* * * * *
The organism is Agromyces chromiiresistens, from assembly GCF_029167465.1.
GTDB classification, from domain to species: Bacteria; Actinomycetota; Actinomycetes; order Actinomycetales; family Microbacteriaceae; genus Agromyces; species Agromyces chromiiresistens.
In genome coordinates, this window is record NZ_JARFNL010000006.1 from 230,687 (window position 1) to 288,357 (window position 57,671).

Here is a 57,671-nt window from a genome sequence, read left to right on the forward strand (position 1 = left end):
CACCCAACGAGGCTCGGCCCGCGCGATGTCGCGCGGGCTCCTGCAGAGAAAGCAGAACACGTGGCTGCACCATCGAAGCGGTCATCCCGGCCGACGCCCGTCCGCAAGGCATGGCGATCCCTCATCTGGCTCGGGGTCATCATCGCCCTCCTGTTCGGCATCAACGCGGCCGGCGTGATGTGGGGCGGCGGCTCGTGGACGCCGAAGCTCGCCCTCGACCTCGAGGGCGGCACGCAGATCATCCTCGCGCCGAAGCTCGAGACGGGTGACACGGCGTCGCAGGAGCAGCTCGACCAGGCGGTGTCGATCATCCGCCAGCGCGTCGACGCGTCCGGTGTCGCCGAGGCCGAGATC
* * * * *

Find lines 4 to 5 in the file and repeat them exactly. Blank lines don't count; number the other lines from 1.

Here is a 57,671-nt window from a genome sequence, read left to right on the forward strand (position 1 = left end):
CACCCAACGAGGCTCGGCCCGCGCGATGTCGCGCGGGCTCCTGCAGAGAAAGCAGAACACGTGGCTGCACCATCGAAGCGGTCATCCCGGCCGACGCCCGTCCGCAAGGCATGGCGATCCCTCATCTGGCTCGGGGTCATCATCGCCCTCCTGTTCGGCATCAACGCGGCCGGCGTGATGTGGGGCGGCGGCTCGTGGACGCCGAAGCTCGCCCTCGACCTCGAGGGCGGCACGCAGATCATCCTCGCGCCGAAGCTCGAGACGGGTGACACGGCGTCGCAGGAGCAGCTCGACCAGGCGGTGTCGATCATCCGCCAGCGCGTCGACGCGTCCGGTGTCGCCGAGGCCGAGATC